Scott Elmer gives presentation on Large-Diameter Tunnels Stormwater Conveyance Study at Port Bureau Commerce Club Luncheon
The Harris County Flood Control District’s Executive Director Dr. Tina Petersen and Interim Deputy Director of Engineering and Construction Scott Elmer attended February's Greater Houston Port Bureau Commerce Club Luncheon. Mr. Elmer gave a presentation about ongoing efforts to research the potential use of large-diameter, underground stormwater tunnels to aid in flood mitigation.
Following Hurricane Harvey, county leaders challenged the Harris County Flood Control District to consider all innovative technology for reducing the risk of flooding. Voters in 2018 approved a Bond Program that includes $20 million for Feasibility Study of Stormwater Conveyance Tunnels. The project to date has been multi-phased and remains ongoing. To learn more about this project and its path forward, visit hcfcd.org/tunnels.
Dr. Tina Petersen speaks at American Society of Civil Engineers Keynote Luncheon
Harris County Flood Control District’s Executive Director Dr. Tina Petersen was the keynote speaker at the American Society of Civil Engineers (ASCE) Houston Branch meeting for the month of February. Peterson gave a presentation on projects completed over the last several years, benefits of large-diameter stormwater tunnels, and answered questions from meeting attendees.
The ASCE is a non-profit organization which supports and encourages technical and professional growth and development within the Civil Engineering Field.
Harris County Flood Control District Human Resources Division Attends University of Houston Career Fair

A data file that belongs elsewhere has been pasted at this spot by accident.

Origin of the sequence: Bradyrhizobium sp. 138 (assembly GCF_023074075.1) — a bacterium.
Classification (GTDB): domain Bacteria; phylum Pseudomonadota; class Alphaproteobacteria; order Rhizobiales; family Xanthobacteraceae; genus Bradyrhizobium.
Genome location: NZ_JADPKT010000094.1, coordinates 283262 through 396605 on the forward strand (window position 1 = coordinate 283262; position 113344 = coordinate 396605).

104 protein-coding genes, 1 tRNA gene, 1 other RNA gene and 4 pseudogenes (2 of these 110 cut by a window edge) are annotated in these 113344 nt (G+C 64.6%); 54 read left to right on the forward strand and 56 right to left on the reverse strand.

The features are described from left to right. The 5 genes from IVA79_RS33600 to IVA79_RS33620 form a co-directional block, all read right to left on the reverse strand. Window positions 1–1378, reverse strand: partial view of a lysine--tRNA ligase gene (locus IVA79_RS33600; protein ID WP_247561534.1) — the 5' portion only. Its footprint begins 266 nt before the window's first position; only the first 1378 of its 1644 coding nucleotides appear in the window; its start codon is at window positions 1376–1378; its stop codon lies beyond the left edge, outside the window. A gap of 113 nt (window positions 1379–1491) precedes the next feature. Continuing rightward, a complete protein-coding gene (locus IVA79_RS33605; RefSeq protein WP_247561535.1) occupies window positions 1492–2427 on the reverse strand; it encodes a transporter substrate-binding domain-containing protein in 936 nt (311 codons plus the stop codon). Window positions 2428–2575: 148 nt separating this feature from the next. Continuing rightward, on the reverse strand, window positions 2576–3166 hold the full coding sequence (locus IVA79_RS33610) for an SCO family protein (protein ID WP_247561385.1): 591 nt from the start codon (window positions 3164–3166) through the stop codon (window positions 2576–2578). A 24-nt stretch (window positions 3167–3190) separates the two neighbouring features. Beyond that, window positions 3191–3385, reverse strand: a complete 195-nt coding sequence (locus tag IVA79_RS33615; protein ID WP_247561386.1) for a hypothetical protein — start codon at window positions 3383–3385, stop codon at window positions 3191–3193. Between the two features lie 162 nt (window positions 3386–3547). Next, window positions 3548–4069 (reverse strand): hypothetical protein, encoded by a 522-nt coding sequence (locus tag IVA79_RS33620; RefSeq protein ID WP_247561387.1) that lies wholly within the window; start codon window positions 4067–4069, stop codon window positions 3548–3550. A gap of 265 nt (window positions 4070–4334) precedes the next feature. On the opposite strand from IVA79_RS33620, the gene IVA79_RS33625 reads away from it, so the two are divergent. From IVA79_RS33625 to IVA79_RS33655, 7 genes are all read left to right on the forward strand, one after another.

Earlier in February, Flood Control District Human Resources Division Director Kathy Roach attended the University of Houston (UH) Cullen College of Engineering Career Fair alongside other big engineering industry names, such as Tesla, the State Department, SLB engineering and more. Kathy and other Flood Control District staff helped to spread the word about the benefits of working to help mitigate flooding in Harris County. Harris County Flood Control District’s engineers help to execute and implement major projects that reduce flooding risks and damages by increasing stormwater conveyance capacity in bayous and drainage channels, and/or by excavating stormwater detention basins (Stormwater detention basins reduce flooding risks and damages during heavy rain events by safely storing excess stormwater and slowly releasing it back to the bayou when the threat of flooding has passed.)
One important thing to note is that the Flood Control District isn’t just looking for engineers: there are plenty of other critical positions that help aide the people of Harris County year-round! Aside from civil engineers, the Flood Control District also employs scientists, technicians, laborers, inspectors, supervisors, administrative and other support staff.
For more information about the Flood Control District’s current job openings, please visit hcfcd.org/jobs.
The Work Continues
Progress continues on Phase II of the Lauder Stormwater Detention Basin project in Greens Bayou. The second phase will combine with the first constructed basin completed in late 2021 to add 1,200 acre-feet, or 391 million gallons, of excess stormwater storage that might otherwise flood homes and businesses. Phase II will be a dry-bottom stormwater detention basin constructed in two compartments.
For more information, please visit www.hcfcd.org/C34.